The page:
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The Truth Behind GradeTree

Right after spring break, Chicago Public Schools (CPS) switched their grading platform from Gradebook to Aspen, a much-hated interface that is extremely confusing and hard to navigate. Kids hate it, teachers hate it, and the mobile version makes it nearly impossible to check your grades anymore. Despite the uproar, Aspen isn’t going anywhere according to CPS. A senior (class of 2020) at my high school decided to do something about it. He coded an app called GradeTree that allowed students to access their grades quickly and easily on a clean and user-friendly interface. The app went viral–it was all over people’s Instagrams, Snapchat Stories, Twitters, everything. Ask any CPS student about GradeTree, and they’d know what you’re talking about.

But then, suddenly, GradeTree got taken off the app store. Kids who already had the app got to continue using it, but those who were too late to download it missed out. Rumors started flying around about why it was taken off the app store. Some said the developer took it off himself because CPS was coming after him, thinking that he could see everyone’s grades. Others contended that the developers at Aspen had it taken off because they were just jealous that a 17-year-old could figure out what they couldn’t. Whatever the reason, I decided to ask the developer himself to learn the truth. For privacy purposes, I will keep his identity anonymous.

What inspired you to code GradeTree?

Many people were complaining that Aspen was hard to navigate, especially the mobile version. It’s pretty weird. For me, I wasn’t even sure how to use the web portal. It’s really not user-friendly. I thought it would be great if there was something like an app for a student to just check their grades, like a straightforward user interface. Other school districts have developed similar apps, either by the district themselves or by students. Either way, it would be much better to have an app.

How did you learn to code?

I actually learned many, many years ago. By myself, on the internet, before I actually took AP Computer Science A this year. I just find it interesting to create apps. I used ReactNative to create it.

Why was it taken off the app store?

It has to do with intellectual property. Apple has a guideline for developers. Basically, the email from Apple said that because the name associated with the app does not reflect the name Chicago Public Schools in the app and its metadata, as required by one of their guidelines. It must have been because I referenced something about CPS somewhere in the app description or the app itself. I tried to remove it, but then they said removing the reference to CPS does not resolve this issue because the app enables students to access data managed by CPS.

So CPS itself did not react to this?

I’m not sure if I should tell them about the app…However, our school is sending out these disciplinary emails to teachers every week–for example, about people vaping in bathrooms–and surprisingly, I was on that list. Not my name–because they didn’t know my name–just the “student who made an app and somehow hacked Aspen”. My computer science teacher told me about it, otherwise, I wouldn’t have even known.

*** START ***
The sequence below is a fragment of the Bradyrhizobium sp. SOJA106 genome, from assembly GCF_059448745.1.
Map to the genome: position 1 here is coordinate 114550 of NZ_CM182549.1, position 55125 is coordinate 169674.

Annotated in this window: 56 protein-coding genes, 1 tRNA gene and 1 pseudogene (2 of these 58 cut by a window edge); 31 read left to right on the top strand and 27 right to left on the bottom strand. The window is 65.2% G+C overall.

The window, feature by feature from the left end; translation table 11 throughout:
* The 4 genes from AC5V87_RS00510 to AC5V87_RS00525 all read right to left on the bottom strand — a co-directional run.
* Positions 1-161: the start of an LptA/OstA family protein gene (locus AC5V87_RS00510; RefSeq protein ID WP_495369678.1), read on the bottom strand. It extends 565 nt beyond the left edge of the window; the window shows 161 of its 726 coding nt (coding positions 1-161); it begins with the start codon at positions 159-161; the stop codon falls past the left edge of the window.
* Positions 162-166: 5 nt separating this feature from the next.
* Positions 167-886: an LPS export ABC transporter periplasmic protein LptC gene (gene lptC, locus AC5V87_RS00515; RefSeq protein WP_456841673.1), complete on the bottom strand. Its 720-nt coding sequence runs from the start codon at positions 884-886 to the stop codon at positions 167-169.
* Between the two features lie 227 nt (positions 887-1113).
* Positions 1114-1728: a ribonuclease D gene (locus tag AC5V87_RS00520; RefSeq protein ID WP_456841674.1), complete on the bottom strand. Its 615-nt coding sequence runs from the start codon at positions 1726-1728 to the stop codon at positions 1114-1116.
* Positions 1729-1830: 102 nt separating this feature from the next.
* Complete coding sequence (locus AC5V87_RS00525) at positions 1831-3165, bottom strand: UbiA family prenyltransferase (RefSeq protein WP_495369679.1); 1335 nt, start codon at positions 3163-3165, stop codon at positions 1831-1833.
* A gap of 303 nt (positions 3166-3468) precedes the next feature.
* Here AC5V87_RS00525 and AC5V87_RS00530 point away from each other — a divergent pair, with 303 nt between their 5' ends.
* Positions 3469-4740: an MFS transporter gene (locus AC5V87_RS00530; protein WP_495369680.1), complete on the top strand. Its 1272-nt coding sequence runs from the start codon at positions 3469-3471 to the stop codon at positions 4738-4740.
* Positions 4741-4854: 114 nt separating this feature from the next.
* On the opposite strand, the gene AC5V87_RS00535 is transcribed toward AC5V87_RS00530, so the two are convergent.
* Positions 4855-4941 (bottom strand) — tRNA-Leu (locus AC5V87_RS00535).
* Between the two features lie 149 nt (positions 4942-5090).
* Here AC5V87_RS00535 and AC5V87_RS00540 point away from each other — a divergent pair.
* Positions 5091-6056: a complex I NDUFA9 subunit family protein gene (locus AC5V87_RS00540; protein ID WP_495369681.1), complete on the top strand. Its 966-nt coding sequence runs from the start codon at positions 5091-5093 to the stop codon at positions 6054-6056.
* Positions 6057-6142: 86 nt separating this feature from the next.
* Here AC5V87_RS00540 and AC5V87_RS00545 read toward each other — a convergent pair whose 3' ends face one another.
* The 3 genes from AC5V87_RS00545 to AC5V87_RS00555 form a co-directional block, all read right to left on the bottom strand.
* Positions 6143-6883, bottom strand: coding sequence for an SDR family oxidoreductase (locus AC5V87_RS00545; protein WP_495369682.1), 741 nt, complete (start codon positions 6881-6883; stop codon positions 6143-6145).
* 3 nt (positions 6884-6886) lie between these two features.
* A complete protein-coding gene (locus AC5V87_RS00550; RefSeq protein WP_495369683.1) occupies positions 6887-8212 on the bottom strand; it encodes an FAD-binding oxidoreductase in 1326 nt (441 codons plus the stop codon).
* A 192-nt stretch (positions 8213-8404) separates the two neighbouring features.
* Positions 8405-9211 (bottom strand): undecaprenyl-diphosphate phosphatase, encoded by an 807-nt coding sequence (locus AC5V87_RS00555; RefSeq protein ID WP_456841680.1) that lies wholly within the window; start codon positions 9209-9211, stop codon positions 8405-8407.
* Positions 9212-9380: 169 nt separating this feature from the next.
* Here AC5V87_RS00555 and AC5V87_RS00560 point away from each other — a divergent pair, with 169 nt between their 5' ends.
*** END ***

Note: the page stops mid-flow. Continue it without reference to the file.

Do you want to describe how the app works? I know a lot of people heard that it’s like “hacking Aspen” but I know that’s not how it works.

It uses something called “web scraping”. I don’t have direct access to the database, of course. Basically, web scraping simulates what they did for the website, but just picking up the information I need from the webpage, copying it, and reformatting things and displaying it on the app. There is no hacking involved.

Why do you think that, even though this was super basic web scraping, Apple reacted so badly to the app?

Apple tends to be really sensitive about these kinds of things. If you access any data from a third-party service, you probably have to have permission to do so. There might be some legal issues, I’m not sure.

Have you considered working with CPS, or even selling the app to them?

It seems like teachers don’t really want to get involved, they don’t want to get in trouble by helping me. I was also thinking that if we can make this more official, it would be great. What I mean by official is that instead of just me working on this project, we could make it a group project or a project of our CS club or other STEM clubs. Maybe that way CPS would pay more attention to this thing, instead of having it be just a student’s personal project. They don’t really care about that.

For the future of the app, are you planning on trying to do that and get it through Apple?

Absolutely. That’s why I sent an email to a bunch of people I trust–to see if they can figure that out. Also, some people mentioned to me to start a petition, but I’m not really sure if that would work. At least, it might get me away from future troubles. It might not protect me from being sued or anything, but you know.

So, unfortunately, it looks like Apple isn’t budging and CPS intends on keeping Aspen’s software for years to come. I hope this clears up some of the misconceptions going around. But keep your eyes peeled. If this guy and a team can work with Apple and CPS, GradeTree might be back in the app store in the future. For now, us students will remain struggling to check their grades and keep up with their assignments. There is no doubt that students are eagerly awaiting GradeTree’s return to the App Store.

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